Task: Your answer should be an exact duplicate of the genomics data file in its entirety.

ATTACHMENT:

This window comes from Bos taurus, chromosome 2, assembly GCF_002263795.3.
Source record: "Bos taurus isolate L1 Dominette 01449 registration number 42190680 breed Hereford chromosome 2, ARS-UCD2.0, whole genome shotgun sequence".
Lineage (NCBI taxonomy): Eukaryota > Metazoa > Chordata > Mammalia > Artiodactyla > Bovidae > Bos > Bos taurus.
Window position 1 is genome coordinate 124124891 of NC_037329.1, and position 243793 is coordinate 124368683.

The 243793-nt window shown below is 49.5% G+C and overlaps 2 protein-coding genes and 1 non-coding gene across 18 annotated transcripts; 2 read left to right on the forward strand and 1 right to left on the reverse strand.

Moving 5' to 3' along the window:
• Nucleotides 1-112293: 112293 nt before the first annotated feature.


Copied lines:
This window comes from Bos taurus, chromosome 2, assembly GCF_002263795.3.
Source record: "Bos taurus isolate L1 Dominette 01449 registration number 42190680 breed Hereford chromosome 2, ARS-UCD2.0, whole genome shotgun sequence".
Lineage (NCBI taxonomy): Eukaryota > Metazoa > Chordata > Mammalia > Artiodactyla > Bovidae > Bos > Bos taurus.
Window position 1 is genome coordinate 124124891 of NC_037329.1, and position 243793 is coordinate 124368683.

The 243793-nt window shown below is 49.5% G+C and overlaps 2 protein-coding genes and 1 non-coding gene across 18 annotated transcripts; 2 read left to right on the forward strand and 1 right to left on the reverse strand.

Moving 5' to 3' along the window:
• Nucleotides 1-112293: 112293 nt before the first annotated feature.